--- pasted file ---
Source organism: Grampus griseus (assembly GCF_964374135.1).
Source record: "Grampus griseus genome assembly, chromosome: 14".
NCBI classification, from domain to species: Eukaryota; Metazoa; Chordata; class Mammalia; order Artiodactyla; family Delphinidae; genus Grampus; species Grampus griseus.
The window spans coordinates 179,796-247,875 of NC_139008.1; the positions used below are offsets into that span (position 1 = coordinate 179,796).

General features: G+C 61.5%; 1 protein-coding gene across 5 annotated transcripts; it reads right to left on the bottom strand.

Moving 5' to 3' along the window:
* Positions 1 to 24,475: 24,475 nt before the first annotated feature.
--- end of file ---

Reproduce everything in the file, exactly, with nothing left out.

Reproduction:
Source organism: Grampus griseus (assembly GCF_964374135.1).
Source record: "Grampus griseus genome assembly, chromosome: 14".
NCBI classification, from domain to species: Eukaryota; Metazoa; Chordata; class Mammalia; order Artiodactyla; family Delphinidae; genus Grampus; species Grampus griseus.
The window spans coordinates 179,796-247,875 of NC_139008.1; the positions used below are offsets into that span (position 1 = coordinate 179,796).

General features: G+C 61.5%; 1 protein-coding gene across 5 annotated transcripts; it reads right to left on the bottom strand.

Moving 5' to 3' along the window:
* Positions 1 to 24,475: 24,475 nt before the first annotated feature.